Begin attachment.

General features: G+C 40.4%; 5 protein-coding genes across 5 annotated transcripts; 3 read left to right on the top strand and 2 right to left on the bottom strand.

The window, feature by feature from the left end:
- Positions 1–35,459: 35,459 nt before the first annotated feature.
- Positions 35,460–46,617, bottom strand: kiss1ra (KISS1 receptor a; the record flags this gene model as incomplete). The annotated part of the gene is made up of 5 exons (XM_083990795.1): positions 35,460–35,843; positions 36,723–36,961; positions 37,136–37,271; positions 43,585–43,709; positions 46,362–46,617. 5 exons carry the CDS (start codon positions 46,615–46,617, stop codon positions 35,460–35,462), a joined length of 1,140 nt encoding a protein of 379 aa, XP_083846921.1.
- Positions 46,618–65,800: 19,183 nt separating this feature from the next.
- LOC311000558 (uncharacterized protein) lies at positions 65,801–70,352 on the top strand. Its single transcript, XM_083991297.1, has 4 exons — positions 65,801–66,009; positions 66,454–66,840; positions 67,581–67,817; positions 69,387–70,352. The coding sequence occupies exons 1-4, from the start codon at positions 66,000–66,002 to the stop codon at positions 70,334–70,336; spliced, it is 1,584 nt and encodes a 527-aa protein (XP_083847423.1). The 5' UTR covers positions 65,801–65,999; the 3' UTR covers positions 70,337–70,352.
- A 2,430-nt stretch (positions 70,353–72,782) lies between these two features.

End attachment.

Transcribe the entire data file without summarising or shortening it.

General features: G+C 40.4%; 5 protein-coding genes across 5 annotated transcripts; 3 read left to right on the top strand and 2 right to left on the bottom strand.

The window, feature by feature from the left end:
- Positions 1–35,459: 35,459 nt before the first annotated feature.
- Positions 35,460–46,617, bottom strand: kiss1ra (KISS1 receptor a; the record flags this gene model as incomplete). The annotated part of the gene is made up of 5 exons (XM_083990795.1): positions 35,460–35,843; positions 36,723–36,961; positions 37,136–37,271; positions 43,585–43,709; positions 46,362–46,617. 5 exons carry the CDS (start codon positions 46,615–46,617, stop codon positions 35,460–35,462), a joined length of 1,140 nt encoding a protein of 379 aa, XP_083846921.1.
- Positions 46,618–65,800: 19,183 nt separating this feature from the next.
- LOC311000558 (uncharacterized protein) lies at positions 65,801–70,352 on the top strand. Its single transcript, XM_083991297.1, has 4 exons — positions 65,801–66,009; positions 66,454–66,840; positions 67,581–67,817; positions 69,387–70,352. The coding sequence occupies exons 1-4, from the start codon at positions 66,000–66,002 to the stop codon at positions 70,334–70,336; spliced, it is 1,584 nt and encodes a 527-aa protein (XP_083847423.1). The 5' UTR covers positions 65,801–65,999; the 3' UTR covers positions 70,337–70,352.
- A 2,430-nt stretch (positions 70,353–72,782) lies between these two features.